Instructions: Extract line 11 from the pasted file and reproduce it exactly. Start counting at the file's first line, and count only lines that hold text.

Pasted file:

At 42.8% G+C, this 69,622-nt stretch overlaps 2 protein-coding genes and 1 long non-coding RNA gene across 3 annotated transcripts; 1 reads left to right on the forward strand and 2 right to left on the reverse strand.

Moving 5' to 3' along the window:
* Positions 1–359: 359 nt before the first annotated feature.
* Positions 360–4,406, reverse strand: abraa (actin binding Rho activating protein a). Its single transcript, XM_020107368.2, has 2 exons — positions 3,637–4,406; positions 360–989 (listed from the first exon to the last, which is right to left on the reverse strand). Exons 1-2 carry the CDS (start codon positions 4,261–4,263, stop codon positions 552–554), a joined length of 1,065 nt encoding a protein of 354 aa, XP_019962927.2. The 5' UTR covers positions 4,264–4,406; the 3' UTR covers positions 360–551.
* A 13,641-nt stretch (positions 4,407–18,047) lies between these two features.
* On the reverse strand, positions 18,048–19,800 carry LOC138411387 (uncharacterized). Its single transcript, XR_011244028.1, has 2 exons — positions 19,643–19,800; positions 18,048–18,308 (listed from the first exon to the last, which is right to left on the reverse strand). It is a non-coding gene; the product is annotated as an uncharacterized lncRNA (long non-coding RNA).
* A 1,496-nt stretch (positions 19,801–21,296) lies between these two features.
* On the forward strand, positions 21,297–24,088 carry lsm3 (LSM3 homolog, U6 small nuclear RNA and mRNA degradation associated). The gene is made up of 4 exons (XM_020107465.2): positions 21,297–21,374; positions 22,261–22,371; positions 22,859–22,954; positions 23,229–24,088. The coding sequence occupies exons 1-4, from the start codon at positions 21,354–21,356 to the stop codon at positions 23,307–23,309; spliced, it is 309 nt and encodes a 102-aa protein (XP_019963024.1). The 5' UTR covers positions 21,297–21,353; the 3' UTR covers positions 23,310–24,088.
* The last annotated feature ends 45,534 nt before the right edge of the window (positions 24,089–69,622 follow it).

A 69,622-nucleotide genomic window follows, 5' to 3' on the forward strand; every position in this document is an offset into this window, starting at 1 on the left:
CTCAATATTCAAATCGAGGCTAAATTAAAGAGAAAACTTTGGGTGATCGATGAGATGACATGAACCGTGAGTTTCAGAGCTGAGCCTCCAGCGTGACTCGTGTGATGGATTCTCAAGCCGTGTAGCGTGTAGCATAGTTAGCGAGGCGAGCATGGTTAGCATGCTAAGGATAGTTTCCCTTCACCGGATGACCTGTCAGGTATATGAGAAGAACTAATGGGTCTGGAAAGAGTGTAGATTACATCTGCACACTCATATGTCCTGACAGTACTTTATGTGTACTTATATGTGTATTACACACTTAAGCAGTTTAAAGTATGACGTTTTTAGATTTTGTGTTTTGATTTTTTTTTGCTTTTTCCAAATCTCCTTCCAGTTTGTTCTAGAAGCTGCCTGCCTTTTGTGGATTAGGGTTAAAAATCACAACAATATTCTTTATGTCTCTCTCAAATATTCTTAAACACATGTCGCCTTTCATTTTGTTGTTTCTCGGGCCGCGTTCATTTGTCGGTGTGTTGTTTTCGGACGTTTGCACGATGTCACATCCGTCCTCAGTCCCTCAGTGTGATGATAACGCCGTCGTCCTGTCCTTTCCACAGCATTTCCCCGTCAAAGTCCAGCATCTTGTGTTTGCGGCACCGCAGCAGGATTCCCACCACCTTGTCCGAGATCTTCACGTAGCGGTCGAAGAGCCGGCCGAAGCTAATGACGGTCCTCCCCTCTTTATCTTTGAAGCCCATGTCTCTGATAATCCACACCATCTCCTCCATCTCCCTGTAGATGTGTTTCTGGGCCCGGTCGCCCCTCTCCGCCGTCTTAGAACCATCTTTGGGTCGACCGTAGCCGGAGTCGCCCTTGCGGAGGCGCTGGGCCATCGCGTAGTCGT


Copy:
CTCAATATTCAAATCGAGGCTAAATTAAAGAGAAAACTTTGGGTGATCGATGAGATGACATGAACCGTGAGTTTCAGAGCTGAGCCTCCAGCGTGACTCGTGTGATGGATTCTCAAGCCGTGTAGCGTGTAGCATAGTTAGCGAGGCGAGCATGGTTAGCATGCTAAGGATAGTTTCCCTTCACCGGATGACCTGTCAGGTATATGAGAAGAACTAATGGGTCTGGAAAGAGTGTAGATTACATCTGCACACTCATATGTCCTGACAGTACTTTATGTGTACTTATATGTGTATTACACACTTAAGCAGTTTAAAGTATGACGTTTTTAGATTTTGTGTTTTGATTTTTTTTTGCTTTTTCCAAATCTCCTTCCAGTTTGTTCTAGAAGCTGCCTGCCTTTTGTGGATTAGGGTTAAAAATCACAACAATATTCTTTATGTCTCTCTCAAATATTCTTAAACACATGTCGCCTTTCATTTTGTTGTTTCTCGGGCCGCGTTCATTTGTCGGTGTGTTGTTTTCGGACGTTTGCACGATGTCACATCCGTCCTCAGTCCCTCAGTGTGATGATAACGCCGTCGTCCTGTCCTTTCCACAGCATTTCCCCGTCAAAGTCCAGCATCTTGTGTTTGCGGCACCGCAGCAGGATTCCCACCACCTTGTCCGAGATCTTCACGTAGCGGTCGAAGAGCCGGCCGAAGCTAATGACGGTCCTCCCCTCTTTATCTTTGAAGCCCATGTCTCTGATAATCCACACCATCTCCTCCATCTCCCTGTAGATGTGTTTCTGGGCCCGGTCGCCCCTCTCCGCCGTCTTAGAACCATCTTTGGGTCGACCGTAGCCGGAGTCGCCCTTGCGGAGGCGCTGGGCCATCGCGTAGTCGT